When the story first broke, it triggered a nationwide surge of sympathy, and panic, touching on that fear that lurks in the soul of all parents – for what mother or father hasn’t felt that lurch of panic after losing site of their child for a few minutes in a supermarket or the park. Stories of missing or lost children have long tugged at our hearts, populated our fairy tales. No doubt we are hardwired to respond to them.

What was it about the Madeleine case that turned it into such a global preoccupation? “It’s hard to imagine any one story,” said PR consultant Michael Cole, in the documentary, Madeleine McCann A Global Obsession, “that could have ticked more boxes, rung more bells in the human psyche than this one. It’s every parent’s nightmare.” But it was more than that. It was every parent's nightmare wrapped up in the right demographic packaging. It brought together a kind of perfect storm of factors, starting with a pretty, very young, blonde white female victim - the so-called Blonde Angel Syndrome, which sees the press fixate on a young blonde white female more than any other type of victim. Couple that with good-looking, middle-class parents, one a cardiac surgeon, the other a GP; a holiday crime location, outside the UK, in Portugal, and hence a fear and suspicion of the foreign - and you have a crime almost designed to captivate the public.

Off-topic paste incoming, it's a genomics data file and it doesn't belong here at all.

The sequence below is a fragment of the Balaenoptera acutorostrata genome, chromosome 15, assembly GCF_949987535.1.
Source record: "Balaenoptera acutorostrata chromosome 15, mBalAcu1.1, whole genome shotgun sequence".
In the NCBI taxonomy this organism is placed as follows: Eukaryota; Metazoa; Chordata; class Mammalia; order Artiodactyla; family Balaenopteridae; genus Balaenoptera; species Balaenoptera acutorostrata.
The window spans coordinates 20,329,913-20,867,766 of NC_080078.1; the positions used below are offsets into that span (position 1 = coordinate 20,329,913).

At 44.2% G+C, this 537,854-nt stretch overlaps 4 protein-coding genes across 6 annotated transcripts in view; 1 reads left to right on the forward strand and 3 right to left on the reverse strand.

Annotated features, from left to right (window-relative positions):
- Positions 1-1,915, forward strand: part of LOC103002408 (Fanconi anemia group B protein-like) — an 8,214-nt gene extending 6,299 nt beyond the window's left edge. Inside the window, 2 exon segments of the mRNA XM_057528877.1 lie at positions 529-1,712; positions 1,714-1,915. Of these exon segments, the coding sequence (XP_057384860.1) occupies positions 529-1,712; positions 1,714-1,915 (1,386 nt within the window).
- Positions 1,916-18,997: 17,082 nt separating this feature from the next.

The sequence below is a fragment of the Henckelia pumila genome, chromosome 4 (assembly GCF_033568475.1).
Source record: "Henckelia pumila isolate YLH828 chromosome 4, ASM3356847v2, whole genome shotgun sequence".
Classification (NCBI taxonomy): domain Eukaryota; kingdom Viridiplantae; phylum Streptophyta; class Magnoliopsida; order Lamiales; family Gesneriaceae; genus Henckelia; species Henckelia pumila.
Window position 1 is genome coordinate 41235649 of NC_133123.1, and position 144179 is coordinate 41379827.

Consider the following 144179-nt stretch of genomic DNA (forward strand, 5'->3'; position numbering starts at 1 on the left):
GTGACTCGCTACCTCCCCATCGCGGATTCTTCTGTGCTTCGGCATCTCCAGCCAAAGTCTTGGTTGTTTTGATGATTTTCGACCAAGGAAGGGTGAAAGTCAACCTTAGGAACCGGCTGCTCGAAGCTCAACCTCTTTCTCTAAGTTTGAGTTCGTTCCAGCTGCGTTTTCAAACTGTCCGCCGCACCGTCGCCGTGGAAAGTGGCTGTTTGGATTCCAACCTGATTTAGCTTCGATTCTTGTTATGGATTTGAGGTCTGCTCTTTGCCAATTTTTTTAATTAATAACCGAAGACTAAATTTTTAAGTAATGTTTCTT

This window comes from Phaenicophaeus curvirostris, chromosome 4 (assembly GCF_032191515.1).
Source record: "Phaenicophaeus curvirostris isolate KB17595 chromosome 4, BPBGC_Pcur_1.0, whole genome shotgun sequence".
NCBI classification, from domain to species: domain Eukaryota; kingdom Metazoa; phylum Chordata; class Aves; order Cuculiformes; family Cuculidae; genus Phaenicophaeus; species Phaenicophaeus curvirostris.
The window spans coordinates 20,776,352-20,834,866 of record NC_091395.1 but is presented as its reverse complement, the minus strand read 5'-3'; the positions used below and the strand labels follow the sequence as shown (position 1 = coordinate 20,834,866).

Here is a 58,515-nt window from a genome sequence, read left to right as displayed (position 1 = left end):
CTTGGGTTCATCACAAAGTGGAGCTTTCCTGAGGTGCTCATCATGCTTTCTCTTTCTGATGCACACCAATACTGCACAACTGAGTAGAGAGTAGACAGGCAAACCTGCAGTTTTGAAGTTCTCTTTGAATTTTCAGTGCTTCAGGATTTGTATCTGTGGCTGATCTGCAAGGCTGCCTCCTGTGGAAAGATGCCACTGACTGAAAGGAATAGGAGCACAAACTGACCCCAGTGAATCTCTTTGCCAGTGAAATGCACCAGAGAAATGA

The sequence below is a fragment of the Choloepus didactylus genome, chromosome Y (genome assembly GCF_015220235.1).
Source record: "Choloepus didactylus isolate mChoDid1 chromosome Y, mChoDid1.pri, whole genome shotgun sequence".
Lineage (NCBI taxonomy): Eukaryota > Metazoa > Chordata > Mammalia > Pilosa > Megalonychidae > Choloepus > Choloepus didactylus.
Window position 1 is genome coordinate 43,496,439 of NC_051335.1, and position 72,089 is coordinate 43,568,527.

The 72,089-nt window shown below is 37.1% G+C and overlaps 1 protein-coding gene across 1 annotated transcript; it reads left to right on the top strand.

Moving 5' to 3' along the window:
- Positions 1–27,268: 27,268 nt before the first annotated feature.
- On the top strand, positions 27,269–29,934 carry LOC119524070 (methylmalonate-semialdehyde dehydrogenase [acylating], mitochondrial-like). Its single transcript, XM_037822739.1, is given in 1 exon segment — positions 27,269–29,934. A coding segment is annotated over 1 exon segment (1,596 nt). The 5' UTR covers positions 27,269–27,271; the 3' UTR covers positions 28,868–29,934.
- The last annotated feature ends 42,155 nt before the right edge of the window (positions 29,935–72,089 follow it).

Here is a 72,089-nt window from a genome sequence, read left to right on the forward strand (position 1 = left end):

Where it happened was of significance, and revealed a whole layer of prejudice. “The fact that the Madeleine mystery – and I use my words carefully – began abroad,” wrote Dr John Jewell, of the School of Journalism, Cardiff University, “ in less affluent, less prosperous Portugal may also be significant in why we’re so interested. This is because (in a sense) we as nation can absolve ourselves from responsibility. Despite evidence to the contrary in terms of crimes committed against children in Britain, we can tell ourselves that this is a crime that happened because the family was abroad.”

What we observed with Madeleine McCann was a kind of moral panic. Initially it tapped into the intense cultural fear, around paedophiles, the fairytale fear that some “other” was lurking out there, ready to steal our children, particularly those that are cute and blonde and very young.

Actually Madeleine was just one of many British children who go missing in a year. In the UK around 50 children are abducted by strangers annually, but we hear very little of most of them. Not every missing child becomes a Madeleine McCann. This is partly because not every missing child is white, blonde, female, and the daughter of middle-class parents.